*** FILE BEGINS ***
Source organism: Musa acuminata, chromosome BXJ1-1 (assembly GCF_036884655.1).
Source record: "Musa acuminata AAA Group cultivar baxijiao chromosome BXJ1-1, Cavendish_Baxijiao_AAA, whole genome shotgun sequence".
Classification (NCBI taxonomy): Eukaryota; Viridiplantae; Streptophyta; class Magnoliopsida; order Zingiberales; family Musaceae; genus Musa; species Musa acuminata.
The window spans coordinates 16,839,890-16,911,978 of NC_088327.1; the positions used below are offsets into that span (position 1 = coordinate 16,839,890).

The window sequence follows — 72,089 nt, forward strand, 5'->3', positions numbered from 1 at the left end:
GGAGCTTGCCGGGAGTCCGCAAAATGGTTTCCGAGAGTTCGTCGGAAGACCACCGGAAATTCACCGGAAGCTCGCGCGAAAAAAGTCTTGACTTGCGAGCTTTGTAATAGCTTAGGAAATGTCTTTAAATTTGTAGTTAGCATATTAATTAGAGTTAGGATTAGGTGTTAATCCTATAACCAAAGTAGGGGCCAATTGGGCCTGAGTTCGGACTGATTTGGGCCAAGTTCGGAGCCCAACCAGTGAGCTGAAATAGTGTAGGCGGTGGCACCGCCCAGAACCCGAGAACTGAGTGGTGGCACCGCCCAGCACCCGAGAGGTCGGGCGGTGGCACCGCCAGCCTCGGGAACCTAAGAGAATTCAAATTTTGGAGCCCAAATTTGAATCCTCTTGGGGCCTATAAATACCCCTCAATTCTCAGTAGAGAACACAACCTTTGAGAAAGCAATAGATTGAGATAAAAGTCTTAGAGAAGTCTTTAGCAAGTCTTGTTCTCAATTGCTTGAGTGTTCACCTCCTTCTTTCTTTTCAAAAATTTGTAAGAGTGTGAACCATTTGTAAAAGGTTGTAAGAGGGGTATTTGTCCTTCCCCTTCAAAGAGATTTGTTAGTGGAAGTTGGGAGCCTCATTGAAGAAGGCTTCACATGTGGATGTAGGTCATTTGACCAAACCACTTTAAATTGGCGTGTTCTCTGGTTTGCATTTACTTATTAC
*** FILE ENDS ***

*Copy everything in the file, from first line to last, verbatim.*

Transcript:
Source organism: Musa acuminata, chromosome BXJ1-1 (assembly GCF_036884655.1).
Source record: "Musa acuminata AAA Group cultivar baxijiao chromosome BXJ1-1, Cavendish_Baxijiao_AAA, whole genome shotgun sequence".
Classification (NCBI taxonomy): Eukaryota; Viridiplantae; Streptophyta; class Magnoliopsida; order Zingiberales; family Musaceae; genus Musa; species Musa acuminata.
The window spans coordinates 16,839,890-16,911,978 of NC_088327.1; the positions used below are offsets into that span (position 1 = coordinate 16,839,890).

The window sequence follows — 72,089 nt, forward strand, 5'->3', positions numbered from 1 at the left end:
GGAGCTTGCCGGGAGTCCGCAAAATGGTTTCCGAGAGTTCGTCGGAAGACCACCGGAAATTCACCGGAAGCTCGCGCGAAAAAAGTCTTGACTTGCGAGCTTTGTAATAGCTTAGGAAATGTCTTTAAATTTGTAGTTAGCATATTAATTAGAGTTAGGATTAGGTGTTAATCCTATAACCAAAGTAGGGGCCAATTGGGCCTGAGTTCGGACTGATTTGGGCCAAGTTCGGAGCCCAACCAGTGAGCTGAAATAGTGTAGGCGGTGGCACCGCCCAGAACCCGAGAACTGAGTGGTGGCACCGCCCAGCACCCGAGAGGTCGGGCGGTGGCACCGCCAGCCTCGGGAACCTAAGAGAATTCAAATTTTGGAGCCCAAATTTGAATCCTCTTGGGGCCTATAAATACCCCTCAATTCTCAGTAGAGAACACAACCTTTGAGAAAGCAATAGATTGAGATAAAAGTCTTAGAGAAGTCTTTAGCAAGTCTTGTTCTCAATTGCTTGAGTGTTCACCTCCTTCTTTCTTTTCAAAAATTTGTAAGAGTGTGAACCATTTGTAAAAGGTTGTAAGAGGGGTATTTGTCCTTCCCCTTCAAAGAGATTTGTTAGTGGAAGTTGGGAGCCTCATTGAAGAAGGCTTCACATGTGGATGTAGGTCATTTGACCAAACCACTTTAAATTGGCGTGTTCTCTGGTTTGCATTTACTTATTAC